Town Meeting Day

Wednesday, March 18, 2015

Burlington Candidates Disclose Fundraising Totals

Posted By on Wed, Mar 18, 2015 at 4:34 PM

Campaign signs outside a polling station - MATTHEW THORSEN
  • Matthew Thorsen
  • Campaign signs outside a polling station
No other candidate came close to raising as much money as Mayor Miro Weinberger leading up to the March 3 election. Still, several Burlington City Council candidates raked in large amounts of money for their races.

Candidates and parties submitted their campaign finance disclosure reports with the Vermont Secretary of State Tuesday.

The highest roller — incumbent Democrat Weinberger — brought in $109,172 and handily won the mayor's race with nearly 70 percent of the vote.

Despite being in a less-competitive race, the mayor matched the fundraising prowess he exhibited during his first campaign in 2012. Recent contributors include restaurateur and Green Mountain Care Board chair Al Gobeille ($500) and his wife, Kim Gobeille ($500); Paul Lekstutis, a consultant in renewable energy ($1,000); and Charlotte Ancel, general counsel for Green Mountain Power ($500). The mayor has spent $95,484.

Weinberger's challengers trailed him on fundraising from start to finish. Progressive Steve Goodkind, who got 22 percent of the vote, took in $10,870 and spent $11,120. Independent Greg Guma (6.6 percent of the vote) collected $14,540 and Libertarian Loyal Ploof (2 percent) raised $530, $500 of which came from the Vermont Libertarian Party.  

In the Ward 3 city council race, Democrat Sarah McCall drew $8,756 in an unsuccessful race against Progressive Sara Giannoni, who raised only $3,063. Both were first-time candidates.  

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Thursday, March 5, 2015

Burlington Democrats Likely to Lose City Council Presidency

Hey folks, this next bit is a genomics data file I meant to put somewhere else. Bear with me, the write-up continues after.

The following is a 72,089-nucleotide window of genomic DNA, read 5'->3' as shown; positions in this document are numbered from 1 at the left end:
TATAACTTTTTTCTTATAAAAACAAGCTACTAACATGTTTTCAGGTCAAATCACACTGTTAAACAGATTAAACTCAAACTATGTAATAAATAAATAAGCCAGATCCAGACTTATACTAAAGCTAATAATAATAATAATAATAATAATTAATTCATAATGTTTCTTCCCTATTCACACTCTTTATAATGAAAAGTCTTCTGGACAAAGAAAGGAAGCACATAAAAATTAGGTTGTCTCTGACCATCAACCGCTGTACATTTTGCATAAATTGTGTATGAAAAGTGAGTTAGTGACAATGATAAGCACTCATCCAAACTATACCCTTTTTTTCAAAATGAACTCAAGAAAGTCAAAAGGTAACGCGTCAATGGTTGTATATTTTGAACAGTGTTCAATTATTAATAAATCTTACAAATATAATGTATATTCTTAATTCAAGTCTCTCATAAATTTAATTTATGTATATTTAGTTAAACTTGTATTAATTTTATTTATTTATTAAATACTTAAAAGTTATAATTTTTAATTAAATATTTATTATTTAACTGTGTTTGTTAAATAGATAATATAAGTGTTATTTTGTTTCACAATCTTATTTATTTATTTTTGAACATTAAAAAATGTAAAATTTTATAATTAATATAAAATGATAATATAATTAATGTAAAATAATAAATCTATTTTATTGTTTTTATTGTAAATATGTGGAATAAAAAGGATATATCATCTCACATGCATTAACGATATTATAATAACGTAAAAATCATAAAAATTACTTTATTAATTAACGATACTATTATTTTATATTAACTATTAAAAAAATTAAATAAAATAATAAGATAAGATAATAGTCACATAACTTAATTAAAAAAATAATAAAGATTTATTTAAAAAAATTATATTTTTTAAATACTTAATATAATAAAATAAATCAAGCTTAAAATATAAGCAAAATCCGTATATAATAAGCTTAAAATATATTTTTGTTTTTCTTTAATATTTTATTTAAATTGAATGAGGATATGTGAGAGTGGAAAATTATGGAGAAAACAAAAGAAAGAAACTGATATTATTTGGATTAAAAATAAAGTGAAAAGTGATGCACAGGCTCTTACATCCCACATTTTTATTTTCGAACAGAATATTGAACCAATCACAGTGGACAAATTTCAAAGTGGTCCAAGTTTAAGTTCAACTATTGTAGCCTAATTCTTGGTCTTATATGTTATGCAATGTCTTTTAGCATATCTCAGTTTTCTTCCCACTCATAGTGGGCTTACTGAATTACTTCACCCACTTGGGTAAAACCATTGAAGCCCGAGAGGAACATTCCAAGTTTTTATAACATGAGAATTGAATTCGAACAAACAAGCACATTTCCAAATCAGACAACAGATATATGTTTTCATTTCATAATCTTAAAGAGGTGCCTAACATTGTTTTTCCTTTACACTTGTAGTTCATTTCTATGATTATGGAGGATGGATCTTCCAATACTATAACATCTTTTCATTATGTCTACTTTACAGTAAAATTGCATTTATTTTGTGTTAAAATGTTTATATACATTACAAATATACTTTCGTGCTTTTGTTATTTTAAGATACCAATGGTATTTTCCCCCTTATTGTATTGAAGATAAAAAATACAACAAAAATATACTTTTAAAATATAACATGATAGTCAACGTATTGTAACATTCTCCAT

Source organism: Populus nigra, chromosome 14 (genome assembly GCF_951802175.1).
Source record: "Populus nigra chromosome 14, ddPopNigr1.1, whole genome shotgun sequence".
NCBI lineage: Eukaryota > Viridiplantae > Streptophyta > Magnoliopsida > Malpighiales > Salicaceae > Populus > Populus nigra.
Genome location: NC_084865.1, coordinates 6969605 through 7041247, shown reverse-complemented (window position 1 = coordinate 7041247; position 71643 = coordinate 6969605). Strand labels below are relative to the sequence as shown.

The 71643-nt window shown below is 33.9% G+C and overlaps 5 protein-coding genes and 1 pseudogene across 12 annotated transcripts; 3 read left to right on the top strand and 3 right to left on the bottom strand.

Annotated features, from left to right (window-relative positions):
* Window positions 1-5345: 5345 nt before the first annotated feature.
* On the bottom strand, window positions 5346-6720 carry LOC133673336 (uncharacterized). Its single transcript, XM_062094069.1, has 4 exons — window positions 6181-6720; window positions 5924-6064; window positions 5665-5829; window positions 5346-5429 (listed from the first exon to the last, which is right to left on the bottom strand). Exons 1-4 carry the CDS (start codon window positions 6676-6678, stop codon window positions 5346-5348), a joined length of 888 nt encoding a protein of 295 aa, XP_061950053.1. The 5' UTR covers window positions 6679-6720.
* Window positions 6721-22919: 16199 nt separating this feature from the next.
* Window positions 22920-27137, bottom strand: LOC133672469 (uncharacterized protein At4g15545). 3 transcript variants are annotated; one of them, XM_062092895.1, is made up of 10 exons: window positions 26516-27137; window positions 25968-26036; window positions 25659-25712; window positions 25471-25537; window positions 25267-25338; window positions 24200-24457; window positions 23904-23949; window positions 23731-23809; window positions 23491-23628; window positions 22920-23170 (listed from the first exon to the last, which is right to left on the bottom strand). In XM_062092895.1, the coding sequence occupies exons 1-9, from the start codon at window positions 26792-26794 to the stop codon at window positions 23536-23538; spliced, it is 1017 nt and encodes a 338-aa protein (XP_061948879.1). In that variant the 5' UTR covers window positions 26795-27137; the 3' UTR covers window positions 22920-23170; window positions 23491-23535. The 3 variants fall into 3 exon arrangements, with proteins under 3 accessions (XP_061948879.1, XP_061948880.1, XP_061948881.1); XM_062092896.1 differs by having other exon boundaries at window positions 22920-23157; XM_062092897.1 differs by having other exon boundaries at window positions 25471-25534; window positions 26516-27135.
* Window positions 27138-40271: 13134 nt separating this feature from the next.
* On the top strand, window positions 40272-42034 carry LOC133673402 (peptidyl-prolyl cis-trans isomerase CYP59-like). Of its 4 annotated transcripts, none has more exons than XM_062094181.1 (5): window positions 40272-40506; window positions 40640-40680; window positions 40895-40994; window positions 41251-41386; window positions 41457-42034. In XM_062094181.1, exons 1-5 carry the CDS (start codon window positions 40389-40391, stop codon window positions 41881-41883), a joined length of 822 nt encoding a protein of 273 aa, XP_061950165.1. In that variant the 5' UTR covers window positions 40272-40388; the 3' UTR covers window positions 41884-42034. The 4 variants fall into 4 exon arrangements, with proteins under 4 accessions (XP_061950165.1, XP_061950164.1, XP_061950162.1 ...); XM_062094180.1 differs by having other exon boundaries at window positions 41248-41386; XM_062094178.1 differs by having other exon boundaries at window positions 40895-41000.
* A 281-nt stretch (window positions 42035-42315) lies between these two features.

Posted By on Thu, Mar 5, 2015 at 3:34 PM

Jane Knodell addresses a gathering of Progressives on Town Meeting Day at Magnolia Bistro. - MATTHEW THORSEN
  • Matthew Thorsen
  • Jane Knodell addresses a gathering of Progressives on Town Meeting Day at Magnolia Bistro.
Non-Democrats now hold sway on the Burlington City Council, and that means they'll likely pick the next council president.

Councilor Joan Shannon, a Democrat, has played that role since 2012. But her party lost council seats on Town Meeting Day. On the new council, Democrats will occupy five of 12 seats.

Councilors on the other side of the aisle are angling to replace her. Four Progressives and two Progressive-affiliated councilors won seats last Tuesday. Republican Councilor Kurt Wright plans to side with the non-D's on this vote.

The most likely pick: Progressive Councilor Jane Knodell, who's served as council president in the past.

"I am considering it," Knodell said in an interview Wednesday. Knodell, an economics professor at the University of Vermont, said she's assessing whether she has enough time to take on the role, and is having conversations with her fellow non-Democrats. She also noted, "I'm not the only person considering it among the non-D side of the table."